HANTAVIRUS IgM ELISA
Hantavirus IgM ELISA for the qualitative determination of IgM antibodies against Hantavirus in human serum or plasma.
The qualitative immunoenzymatic determination of specific antibodies is based on the ELISA (Enzyme-linked Immunosorbent Assay) technique. Microplates are coated with specific antigens to bind corresponding antibodies of the sample. After washing the wells to remove all unbound sample material a horseradish peroxidase (HRP) labelled conjugate is added. This conjugate binds to the captured antibodies. In a second washing step unbound conjugate is removed. The immune complex formed by the bound conjugate is visualized by adding Tetramethylbenzidine (TMB) substrate which gives a blue reaction product. The intensity of this product is proportional to the amount of specific antibodies in the sample. Sulphuric acid is added to stop the reaction. This produces a yellow endpoint colour. Absorbance at 450/620 nm is read using an ELISA microwell plate reader.
- Hantavirus IgM ELISA
- High sensitivity – 96.3%
- High specificity – 99.03%
- Short assay time – <3 hours
- 1 x 96 tests
First identified in 1976 from cases of Korean hemorrhagic fever, hantaviruses are responsible for intermittent regional outbreaks of acute hemorrhagic infection. Hantaviruses are negative sense RNA viruses in the Bunyaviridae family. Humans may be infected with Hantaviruses through urine, saliva or contact with rodent waste products. Some Hantaviruses may lead to serious diseases in humans, such as hemorrhagic fever with renal syndrome (HFRS) and hantavirus pulmonary syndrome (HPS). Human infections of Hantaviruses have almost entirely been linked to human contact with rodent excrement, but recent human-to-human transmission has been reported with the Andes virus in South America. Two clinical syndromes predominate: hemorrhagic fever renal syndrome across Europe/Asia, and hemorrhagic pulmonary syndrome in the Americas and is transmitted to humans through direct contact with rodents, excrements of rodents or aerosols. Soldiers, farmers and campers are particularly at risk. Hantavirus has an incubation time of two to four weeks in humans before symptoms of infection occur. The symptoms of HFRS can be split into five phases including Febrile phase, Hypotensive phase, Oliguric phase, Diuretic phase and finally a Convalescent phase when recovery occurs and symptoms begin to improve. Regions especially affected by HFRS include China, the Korean Peninsula, Russia (Hantaan, Puumala and Seoul viruses), and northern and western Europe (Puumala and Dobrava virus). A positive serological test result, evidence of viral antigen in tissue by immunohistochemistry, or the presence of amplifiable viral RNA sequences in blood or tissue, with compatible history of HPS, is considered diagnostic.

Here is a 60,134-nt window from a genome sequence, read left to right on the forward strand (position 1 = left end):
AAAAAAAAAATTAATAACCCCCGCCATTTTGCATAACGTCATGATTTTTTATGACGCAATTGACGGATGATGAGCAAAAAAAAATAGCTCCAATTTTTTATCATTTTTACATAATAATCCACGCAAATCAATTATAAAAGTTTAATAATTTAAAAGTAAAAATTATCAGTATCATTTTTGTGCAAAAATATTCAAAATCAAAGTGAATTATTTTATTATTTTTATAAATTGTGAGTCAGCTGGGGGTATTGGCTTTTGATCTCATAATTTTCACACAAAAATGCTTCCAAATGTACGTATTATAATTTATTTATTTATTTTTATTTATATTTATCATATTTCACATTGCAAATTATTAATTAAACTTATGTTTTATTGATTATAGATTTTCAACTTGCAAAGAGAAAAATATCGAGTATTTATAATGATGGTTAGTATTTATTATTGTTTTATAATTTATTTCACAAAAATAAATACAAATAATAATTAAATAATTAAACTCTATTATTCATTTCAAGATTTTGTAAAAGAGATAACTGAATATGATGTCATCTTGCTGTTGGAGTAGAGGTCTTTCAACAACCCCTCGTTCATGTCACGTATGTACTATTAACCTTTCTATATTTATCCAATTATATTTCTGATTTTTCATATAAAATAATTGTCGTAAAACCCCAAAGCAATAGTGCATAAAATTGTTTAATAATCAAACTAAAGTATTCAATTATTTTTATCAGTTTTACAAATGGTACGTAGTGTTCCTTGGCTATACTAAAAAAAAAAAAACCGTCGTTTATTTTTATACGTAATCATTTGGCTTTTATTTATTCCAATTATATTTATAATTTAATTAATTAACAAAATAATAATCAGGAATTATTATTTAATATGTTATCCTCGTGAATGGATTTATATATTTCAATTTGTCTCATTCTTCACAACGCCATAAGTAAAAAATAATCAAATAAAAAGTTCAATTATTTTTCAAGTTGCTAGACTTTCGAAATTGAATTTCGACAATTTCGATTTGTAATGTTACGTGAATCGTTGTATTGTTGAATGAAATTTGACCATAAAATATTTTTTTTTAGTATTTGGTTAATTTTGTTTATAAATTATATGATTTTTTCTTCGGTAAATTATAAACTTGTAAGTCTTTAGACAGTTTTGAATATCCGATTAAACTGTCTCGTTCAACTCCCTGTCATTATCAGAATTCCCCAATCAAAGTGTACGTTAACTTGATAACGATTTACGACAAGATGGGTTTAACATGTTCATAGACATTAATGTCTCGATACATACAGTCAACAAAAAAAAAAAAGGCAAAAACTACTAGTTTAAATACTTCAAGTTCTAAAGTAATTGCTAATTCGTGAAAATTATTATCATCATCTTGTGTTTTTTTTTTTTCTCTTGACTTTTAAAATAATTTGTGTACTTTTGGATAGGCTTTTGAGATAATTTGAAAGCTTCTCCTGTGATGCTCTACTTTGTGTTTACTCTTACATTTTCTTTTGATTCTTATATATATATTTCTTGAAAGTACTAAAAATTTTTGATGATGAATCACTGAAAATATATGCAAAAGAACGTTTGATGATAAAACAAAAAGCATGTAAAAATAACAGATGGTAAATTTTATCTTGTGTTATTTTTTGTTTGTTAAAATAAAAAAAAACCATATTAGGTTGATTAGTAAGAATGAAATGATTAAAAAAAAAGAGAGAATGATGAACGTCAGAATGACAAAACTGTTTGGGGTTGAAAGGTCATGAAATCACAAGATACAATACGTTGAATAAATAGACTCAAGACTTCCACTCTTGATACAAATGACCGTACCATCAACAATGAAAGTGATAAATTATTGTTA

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- Machado, Alex M.; Machado, Aline R. S. R.; Moreli, Marcos L.; Ribeiro, Bergmann M.; Figueiredo, Luiz Tadeu Moraes; Wolff, Jose L. C. (2011): Expression of recombinant Araraquara Hantavirus nucleoprotein in insect cells and its use as an antigen for immunodetection compared to the same antigen expressed in Escherichia coli. In Virology journal 8, p. 218. DOI: 10.1186/1743-422X-8-218.
- Maes, Piet; Keyaerts, Els; Bonnet, Veronique; Clement, Jan; Avsic-Zupanc, Tatjana; Robert, Alain; van Ranst, Marc (2006): Truncated recombinant Dobrava hantavirus nucleocapsid proteins induce strong, long-lasting immune responses in mice. In Intervirology 49 (5), pp. 253–260. DOI: 10.1159/000093454.
- Peters, C. J.; Mills, James N.; Spiropoulou, Christina; Zaki, Sherif R.; Rollin, Pierre E. (2006): Hantavirus Infections. In Richard L. Guerrant, David H. Walker, Peter F. Weller (Eds.): Tropical infectious diseases. Principles, pathogens & practice. 2nd ed. Philadelphia: Churchill Livingstone, pp. 762–780.
THIS ELISA ASSAY IS FOR RESEARCH USE ONLY. IT IS NOT FOR USE IN DIAGNOSTIC PROCEDURES.